In an exceptional move, the Supreme Court ordered a U.S. court in Georgia to hear new testimony on Troy Davis, who was sentenced to die for killing a police officer and whose case has drawn international attention, reports USA Today. The justices said a lower-court judge should determine whether fresh evidence “clearly establishes” Davis’ innocence. Since a jury convicted him 18 years ago, seven key prosecution witnesses have recanted testimony about what happened in a Savannah, Ga., parking lot the night officer Mark Allen MacPhail was shot.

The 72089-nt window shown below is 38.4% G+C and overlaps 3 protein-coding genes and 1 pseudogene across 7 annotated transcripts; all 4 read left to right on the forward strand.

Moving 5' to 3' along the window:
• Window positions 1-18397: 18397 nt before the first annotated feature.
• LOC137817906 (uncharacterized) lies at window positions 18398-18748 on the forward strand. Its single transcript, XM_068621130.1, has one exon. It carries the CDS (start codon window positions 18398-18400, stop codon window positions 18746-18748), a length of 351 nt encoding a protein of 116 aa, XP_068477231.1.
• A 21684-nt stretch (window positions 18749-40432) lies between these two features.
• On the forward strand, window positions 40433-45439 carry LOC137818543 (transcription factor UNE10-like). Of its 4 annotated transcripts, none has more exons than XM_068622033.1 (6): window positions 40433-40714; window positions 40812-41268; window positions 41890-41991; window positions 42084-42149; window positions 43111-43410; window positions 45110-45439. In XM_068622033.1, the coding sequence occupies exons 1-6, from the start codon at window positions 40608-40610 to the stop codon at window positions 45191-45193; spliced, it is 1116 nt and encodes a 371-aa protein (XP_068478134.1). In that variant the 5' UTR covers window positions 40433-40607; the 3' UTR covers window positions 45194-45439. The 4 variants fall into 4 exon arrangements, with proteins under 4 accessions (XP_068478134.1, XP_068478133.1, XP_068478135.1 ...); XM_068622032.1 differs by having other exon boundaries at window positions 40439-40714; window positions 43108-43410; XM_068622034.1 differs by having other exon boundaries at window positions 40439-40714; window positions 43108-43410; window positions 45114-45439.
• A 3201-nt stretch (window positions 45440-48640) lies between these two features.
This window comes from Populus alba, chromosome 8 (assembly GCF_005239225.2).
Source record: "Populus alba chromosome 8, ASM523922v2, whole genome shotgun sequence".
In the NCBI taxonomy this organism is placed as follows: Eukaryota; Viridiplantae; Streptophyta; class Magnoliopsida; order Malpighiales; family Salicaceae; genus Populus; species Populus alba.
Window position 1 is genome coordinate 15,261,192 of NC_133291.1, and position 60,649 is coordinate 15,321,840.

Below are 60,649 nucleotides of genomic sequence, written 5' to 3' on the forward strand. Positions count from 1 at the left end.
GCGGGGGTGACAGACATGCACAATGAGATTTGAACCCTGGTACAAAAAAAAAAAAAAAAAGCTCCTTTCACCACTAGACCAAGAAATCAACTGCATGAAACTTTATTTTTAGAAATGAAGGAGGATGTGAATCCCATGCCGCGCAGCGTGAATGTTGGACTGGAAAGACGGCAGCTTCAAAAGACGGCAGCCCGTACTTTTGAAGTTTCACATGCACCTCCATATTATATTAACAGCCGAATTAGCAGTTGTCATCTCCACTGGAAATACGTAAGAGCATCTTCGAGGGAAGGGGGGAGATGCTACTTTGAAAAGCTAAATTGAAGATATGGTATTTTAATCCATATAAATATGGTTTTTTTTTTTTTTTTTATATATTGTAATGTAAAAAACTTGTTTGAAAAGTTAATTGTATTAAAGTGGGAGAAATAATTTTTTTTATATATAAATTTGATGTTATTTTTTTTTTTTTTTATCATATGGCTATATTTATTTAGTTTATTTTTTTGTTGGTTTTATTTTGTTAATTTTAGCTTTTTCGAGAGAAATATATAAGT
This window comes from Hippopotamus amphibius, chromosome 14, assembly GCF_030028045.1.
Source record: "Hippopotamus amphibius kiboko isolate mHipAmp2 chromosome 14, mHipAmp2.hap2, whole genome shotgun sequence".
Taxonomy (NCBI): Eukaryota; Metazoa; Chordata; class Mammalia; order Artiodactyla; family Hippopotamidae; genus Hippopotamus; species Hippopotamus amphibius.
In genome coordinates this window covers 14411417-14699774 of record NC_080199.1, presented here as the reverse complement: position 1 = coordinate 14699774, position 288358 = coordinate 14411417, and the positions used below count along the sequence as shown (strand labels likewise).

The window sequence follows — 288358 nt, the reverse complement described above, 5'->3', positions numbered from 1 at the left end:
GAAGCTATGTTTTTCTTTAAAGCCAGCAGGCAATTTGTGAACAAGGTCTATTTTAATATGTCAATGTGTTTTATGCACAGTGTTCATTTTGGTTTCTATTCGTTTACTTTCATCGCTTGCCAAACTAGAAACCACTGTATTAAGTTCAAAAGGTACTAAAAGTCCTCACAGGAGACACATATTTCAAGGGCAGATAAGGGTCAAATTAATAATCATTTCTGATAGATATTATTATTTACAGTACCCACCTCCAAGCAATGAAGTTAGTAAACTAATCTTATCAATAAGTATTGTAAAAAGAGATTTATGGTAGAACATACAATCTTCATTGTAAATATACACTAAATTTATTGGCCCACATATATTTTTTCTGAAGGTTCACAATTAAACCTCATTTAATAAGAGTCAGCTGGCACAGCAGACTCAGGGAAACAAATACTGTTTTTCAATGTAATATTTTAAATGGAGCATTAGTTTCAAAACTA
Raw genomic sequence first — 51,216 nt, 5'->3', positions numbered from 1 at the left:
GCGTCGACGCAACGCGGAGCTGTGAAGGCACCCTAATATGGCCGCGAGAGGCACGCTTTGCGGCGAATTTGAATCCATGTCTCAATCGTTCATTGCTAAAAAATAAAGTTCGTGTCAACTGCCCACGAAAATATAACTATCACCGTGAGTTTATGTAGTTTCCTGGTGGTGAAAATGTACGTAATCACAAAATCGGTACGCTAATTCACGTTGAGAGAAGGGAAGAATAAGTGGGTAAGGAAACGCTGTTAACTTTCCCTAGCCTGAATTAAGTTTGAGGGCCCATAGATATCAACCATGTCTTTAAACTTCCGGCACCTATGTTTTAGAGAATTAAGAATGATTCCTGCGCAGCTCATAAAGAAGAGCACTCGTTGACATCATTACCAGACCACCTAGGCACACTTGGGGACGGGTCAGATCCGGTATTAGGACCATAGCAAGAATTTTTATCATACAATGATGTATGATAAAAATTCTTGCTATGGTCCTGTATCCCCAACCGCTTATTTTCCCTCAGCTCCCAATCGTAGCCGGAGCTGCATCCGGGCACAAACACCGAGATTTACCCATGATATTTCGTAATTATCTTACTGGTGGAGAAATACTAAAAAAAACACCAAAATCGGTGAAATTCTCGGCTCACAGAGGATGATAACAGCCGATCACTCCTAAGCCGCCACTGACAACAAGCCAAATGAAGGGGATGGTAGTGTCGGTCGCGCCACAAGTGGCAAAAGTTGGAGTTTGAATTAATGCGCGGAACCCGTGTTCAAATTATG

The high court rarely intervenes in death penalty appeals at late stages. Justices Antonin Scalia and Clarence Thomas said in a dissent that it had been nearly 50 years since the court accepted such a petition. Davis’ case comes amid growing questions about the possibility of innocent convicts on death row and courts’ treatment of evidence that emerges after a conviction. Execution dates had been set for Davis three times then postponed by U.S. courts or Georgia officials. In 2008, he was within two hours of execution when a reprieve came.